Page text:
R3(config-router)#bgp confederation identifier 2
R3(config-router)#bgp confederation peers 24
R3(config-router)#neighbor 2.2.2.2 remote-as 24
R3(config-router)#neighbor 2.2.2.2 update-source loopback 0
R3(config-router)#neighbor 2.2.2.2 ebgp-multihop 2
R3(config-router)#neighbor 5.5.5.5 remote-as 35
R3(config-router)#neighbor 5.5.5.5 update-source loopback 0

The configuration of R3 is similar to R2. We configure it to use AS 35 while the main AS is 2. Our only sub-AS peer is 24 and we have two neighbors…one IBGP neighbor and one “EBGP” (confederation BGP) neighbor.

R4 and R5 look pretty much the same:

R4(config)#router bgp 24
R4(config-router)#bgp confederation identifier 2
R4(config-router)#bgp confederation peers 35
R4(config-router)#neighbor 2.2.2.2 remote-as 24
R4(config-router)#neighbor 2.2.2.2 update-source loopback 0
R4(config-router)#neighbor 5.5.5.5 remote-as 35
R4(config-router)#neighbor 5.5.5.5 update-source loopback 0
R4(config-router)#neighbor 5.5.5.5 ebgp-multihop 2
R5(config)#router bgp 35
R5(config-router)#bgp confederation identifier 2
R5(config-router)#bgp confederation peers 24
R5(config-router)#neighbor 4.4.4.4 remote-as 24
R5(config-router)#neighbor 4.4.4.4 update-source loopback 0
R5(config-router)#neighbor 4.4.4.4 ebgp-multihop 2
R5(config-router)#neighbor 3.3.3.3 remote-as 35
R5(config-router)#neighbor 3.3.3.3 update-source loopback 0

That takes care of configuring the neighbors. The more interesting part is of course using some show commands to see the differences with normal IBGP and EBGP. Let’s get going…

Verification

To have something we can look at I will create a loopback interface on R5 and advertise a network in BGP:

R5(config)#interface loopback 5
R5(config-if)#ip address 55.55.55.55 255.255.255.255

Let’s advertise it in BGP:

R5(config)#router bgp 35
R5(config-router)#network 55.55.55.55 mask 255.255.255.255

Let’s look at R3 first, this router is in the same sub-AS as R5:

R3#show ip bgp 55.55.55.55
BGP routing table entry for 55.55.55.55/32, version 2
Paths: (1 available, best #1, table Default-IP-Routing-Table)
Flag: 0x820
  Advertised to update-groups:
        2
  Local
    5.5.5.5 (metric 2) from 5.5.5.5 (5.5.5.5)
      Origin IGP, metric 0, localpref 100, valid, confed-internal, best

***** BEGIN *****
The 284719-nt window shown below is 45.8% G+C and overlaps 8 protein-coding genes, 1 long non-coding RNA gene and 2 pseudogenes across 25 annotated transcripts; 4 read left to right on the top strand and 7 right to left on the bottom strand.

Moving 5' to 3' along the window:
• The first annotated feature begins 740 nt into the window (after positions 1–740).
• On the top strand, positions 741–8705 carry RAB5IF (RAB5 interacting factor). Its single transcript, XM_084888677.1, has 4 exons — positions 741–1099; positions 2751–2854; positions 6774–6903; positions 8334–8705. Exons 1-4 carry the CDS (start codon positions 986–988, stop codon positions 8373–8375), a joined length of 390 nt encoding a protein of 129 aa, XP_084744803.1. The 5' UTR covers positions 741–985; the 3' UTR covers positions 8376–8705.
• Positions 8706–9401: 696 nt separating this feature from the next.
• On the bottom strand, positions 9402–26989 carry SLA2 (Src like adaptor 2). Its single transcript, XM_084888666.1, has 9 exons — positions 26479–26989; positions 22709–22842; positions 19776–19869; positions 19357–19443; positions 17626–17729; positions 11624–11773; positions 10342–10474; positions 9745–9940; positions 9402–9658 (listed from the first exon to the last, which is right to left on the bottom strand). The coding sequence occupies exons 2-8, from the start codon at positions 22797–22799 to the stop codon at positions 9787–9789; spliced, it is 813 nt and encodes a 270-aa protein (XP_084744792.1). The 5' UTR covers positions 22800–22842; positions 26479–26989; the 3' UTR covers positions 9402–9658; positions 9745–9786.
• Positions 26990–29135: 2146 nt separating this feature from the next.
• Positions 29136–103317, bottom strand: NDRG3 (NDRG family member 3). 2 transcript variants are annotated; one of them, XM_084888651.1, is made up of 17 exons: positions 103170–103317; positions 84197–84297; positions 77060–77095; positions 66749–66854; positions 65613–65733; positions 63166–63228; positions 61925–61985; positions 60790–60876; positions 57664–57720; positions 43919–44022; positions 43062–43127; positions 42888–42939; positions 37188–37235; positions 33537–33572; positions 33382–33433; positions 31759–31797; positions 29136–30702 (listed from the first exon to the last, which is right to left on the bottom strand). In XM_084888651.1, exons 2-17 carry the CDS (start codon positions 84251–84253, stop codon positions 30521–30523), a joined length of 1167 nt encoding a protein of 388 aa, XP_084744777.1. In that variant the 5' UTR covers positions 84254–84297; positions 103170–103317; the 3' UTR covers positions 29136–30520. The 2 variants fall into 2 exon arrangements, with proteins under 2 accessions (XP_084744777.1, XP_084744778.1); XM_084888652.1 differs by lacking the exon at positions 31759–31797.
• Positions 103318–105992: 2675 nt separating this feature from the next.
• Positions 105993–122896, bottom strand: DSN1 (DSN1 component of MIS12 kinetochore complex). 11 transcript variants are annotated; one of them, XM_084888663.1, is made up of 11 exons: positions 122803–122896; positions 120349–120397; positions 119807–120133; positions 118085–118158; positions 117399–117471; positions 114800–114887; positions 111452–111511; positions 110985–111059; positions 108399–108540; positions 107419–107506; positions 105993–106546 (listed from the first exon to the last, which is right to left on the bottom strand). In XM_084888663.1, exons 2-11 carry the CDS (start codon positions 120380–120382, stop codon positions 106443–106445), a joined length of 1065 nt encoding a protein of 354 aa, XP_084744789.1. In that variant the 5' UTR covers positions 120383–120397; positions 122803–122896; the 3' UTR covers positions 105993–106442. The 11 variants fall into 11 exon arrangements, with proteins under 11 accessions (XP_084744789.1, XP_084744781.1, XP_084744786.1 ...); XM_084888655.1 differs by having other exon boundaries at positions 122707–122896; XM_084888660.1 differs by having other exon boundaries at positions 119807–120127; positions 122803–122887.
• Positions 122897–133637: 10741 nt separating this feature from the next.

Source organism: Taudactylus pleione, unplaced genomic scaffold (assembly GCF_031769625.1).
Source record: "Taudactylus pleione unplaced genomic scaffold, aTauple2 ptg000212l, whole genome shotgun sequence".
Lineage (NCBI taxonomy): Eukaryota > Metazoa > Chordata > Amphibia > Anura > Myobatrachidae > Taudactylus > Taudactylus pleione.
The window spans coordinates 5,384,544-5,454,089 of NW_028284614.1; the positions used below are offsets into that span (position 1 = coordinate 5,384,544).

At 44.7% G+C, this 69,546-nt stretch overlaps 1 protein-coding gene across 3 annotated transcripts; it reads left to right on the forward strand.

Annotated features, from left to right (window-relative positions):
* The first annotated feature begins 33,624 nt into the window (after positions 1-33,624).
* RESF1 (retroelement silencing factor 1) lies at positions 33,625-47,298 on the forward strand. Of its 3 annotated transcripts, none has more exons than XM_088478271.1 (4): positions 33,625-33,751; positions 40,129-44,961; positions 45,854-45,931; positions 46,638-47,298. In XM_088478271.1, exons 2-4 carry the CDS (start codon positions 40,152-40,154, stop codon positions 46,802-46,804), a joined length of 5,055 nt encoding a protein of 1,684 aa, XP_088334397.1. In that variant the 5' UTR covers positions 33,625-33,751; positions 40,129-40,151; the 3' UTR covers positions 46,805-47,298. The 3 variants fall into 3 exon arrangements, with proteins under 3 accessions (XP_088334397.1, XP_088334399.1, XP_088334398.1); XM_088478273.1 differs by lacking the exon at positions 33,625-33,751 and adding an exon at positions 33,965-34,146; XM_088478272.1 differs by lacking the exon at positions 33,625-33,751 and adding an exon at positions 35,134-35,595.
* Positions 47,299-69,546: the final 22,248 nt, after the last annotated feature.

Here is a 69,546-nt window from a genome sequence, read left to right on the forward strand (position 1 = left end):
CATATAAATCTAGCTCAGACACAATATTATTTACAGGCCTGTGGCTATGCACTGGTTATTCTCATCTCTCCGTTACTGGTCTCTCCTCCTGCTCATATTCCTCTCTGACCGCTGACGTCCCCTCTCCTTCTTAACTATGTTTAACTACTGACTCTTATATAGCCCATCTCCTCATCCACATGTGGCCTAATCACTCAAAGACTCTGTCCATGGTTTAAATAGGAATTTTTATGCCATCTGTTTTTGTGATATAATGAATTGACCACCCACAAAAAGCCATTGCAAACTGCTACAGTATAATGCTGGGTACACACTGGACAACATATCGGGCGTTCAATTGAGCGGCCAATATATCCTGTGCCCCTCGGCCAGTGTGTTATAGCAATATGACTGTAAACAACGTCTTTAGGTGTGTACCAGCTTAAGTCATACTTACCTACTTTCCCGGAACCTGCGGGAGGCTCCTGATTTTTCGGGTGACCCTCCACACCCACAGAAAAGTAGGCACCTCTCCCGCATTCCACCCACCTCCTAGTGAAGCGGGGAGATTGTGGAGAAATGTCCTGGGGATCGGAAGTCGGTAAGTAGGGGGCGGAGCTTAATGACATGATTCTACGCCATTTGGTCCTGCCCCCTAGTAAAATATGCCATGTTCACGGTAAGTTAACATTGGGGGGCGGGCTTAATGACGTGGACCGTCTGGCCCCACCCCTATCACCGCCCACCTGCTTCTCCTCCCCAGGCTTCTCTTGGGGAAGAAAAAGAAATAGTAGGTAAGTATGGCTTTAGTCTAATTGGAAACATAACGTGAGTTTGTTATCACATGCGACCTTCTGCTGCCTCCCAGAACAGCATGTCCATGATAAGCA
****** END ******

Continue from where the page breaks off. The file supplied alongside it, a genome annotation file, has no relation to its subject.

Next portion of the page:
This entry looks pretty much the same as normal IBGP but there’s one important difference…

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Forum Replies

  1. Hi Rene,
    Ur explanation was good…plz also describes about BGP Route Reflectors and Confederations.

  2. Hi Hamood,

    Good question, there’s a good explanation for this:

    1. iBGP requires a full mesh of peerings because of iBGP split horizon. This is why we use loopback interfaces instead of physical interfaces for the peering. Physical interfaces can go down, loopbacks can’t (unless you shut them). In this example I could have used physical interfaces since there is only one link between R2-R3 and R3-R4, if we had a link between R2-R4 then it would have been a must.

    2. When R4 (or R2) advertises its network on the loopback interface to R3 then R3 will store it in its

    ... Continue reading in our forum

  3. Hello Minh,

    It sounds like you have a good understanding of these concepts :slight_smile:

    ISPs / service providers often use MPLS in their core networks yes. One of the advantages is that you don’t have to run iBGP on each and every core router. I have a lesson where I explain this:

    ... Continue reading in our forum

  4. actually it is helpful. I have ran into that in the work place. I just was so focused I was not seeing it. I have actually ran into that in the work environment. where we had a bgp prefix of a customer and we needed to test to see if they could get outside the ISP network. My initial pings did not work because of something similar here where the IP being used by default by the ping was not the correct one and we had to use the source command. So that is vey similar to this except in those cases it was actual public IPs and not loopbacks. However, now

    ... Continue reading in our forum